From Milan to Palermo, from Venice to Bari, in 70 cities across Italy, tens of thousands of high school students took to the streets Friday to demand investment in education.
Local reports said twenty five thousand marched in Naples, 5,000 in Rome, 4,000 in Bari, 5,000 in Milan, 4,500 in Turin, 1,000 in Genoa, and several thousand between Cosenza, Trieste, Pisa, Siena, L’Aquila, Salerno , Caserta, Catania, Siracusa and Bologna.
The organisers, which included a range of self-organised student networks and the university students union, declared that there was ‘no time to beat around the bush, we want to our demands to be heard now.’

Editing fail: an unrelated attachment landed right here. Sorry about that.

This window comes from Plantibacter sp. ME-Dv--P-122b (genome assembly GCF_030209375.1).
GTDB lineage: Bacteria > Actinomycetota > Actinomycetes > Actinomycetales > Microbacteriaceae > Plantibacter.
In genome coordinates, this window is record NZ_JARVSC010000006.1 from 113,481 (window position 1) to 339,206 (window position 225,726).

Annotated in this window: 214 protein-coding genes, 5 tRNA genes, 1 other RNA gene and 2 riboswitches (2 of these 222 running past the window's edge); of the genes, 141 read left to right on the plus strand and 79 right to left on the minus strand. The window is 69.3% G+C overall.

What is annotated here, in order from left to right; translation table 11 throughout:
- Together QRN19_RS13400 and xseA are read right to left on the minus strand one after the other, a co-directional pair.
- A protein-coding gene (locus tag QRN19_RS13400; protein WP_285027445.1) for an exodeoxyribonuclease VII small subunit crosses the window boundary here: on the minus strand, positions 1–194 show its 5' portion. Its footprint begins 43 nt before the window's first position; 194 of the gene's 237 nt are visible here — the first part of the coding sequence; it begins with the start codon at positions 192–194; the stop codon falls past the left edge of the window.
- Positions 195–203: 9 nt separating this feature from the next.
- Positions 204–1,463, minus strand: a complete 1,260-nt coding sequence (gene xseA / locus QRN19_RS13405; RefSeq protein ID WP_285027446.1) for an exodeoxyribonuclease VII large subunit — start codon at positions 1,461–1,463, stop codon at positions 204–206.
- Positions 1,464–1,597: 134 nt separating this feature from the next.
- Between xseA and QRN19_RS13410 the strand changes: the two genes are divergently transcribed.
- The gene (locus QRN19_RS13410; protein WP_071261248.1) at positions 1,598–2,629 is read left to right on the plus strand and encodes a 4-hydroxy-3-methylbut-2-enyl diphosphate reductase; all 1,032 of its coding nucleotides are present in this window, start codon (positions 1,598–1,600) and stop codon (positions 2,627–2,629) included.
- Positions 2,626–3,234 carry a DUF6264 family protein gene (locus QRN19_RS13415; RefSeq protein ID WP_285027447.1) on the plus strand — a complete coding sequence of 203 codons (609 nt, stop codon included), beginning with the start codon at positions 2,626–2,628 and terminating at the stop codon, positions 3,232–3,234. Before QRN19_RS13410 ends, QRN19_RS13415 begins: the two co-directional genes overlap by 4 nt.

Among the demands are a law on the right to education, an end to the deskilling of the teaching profession and the ‘subjugation of schools and state universities to the markets’, and ‘for a public and quality education system accessible to all.”
Education funding has been cut by more than 5% in Italy since 2010 – putting it in a league with Greece and Portugal, according to EU figures – as part of austerity policies designed to cut the deficit in line with EU budgetary rules.
However, the students, whose mobilisation was also backed by the CGIL trade union, also protested about wider issues that the country’s government has failed to tackle, from record youth unemployment, the degradation of the environment and the cancer of organised crime.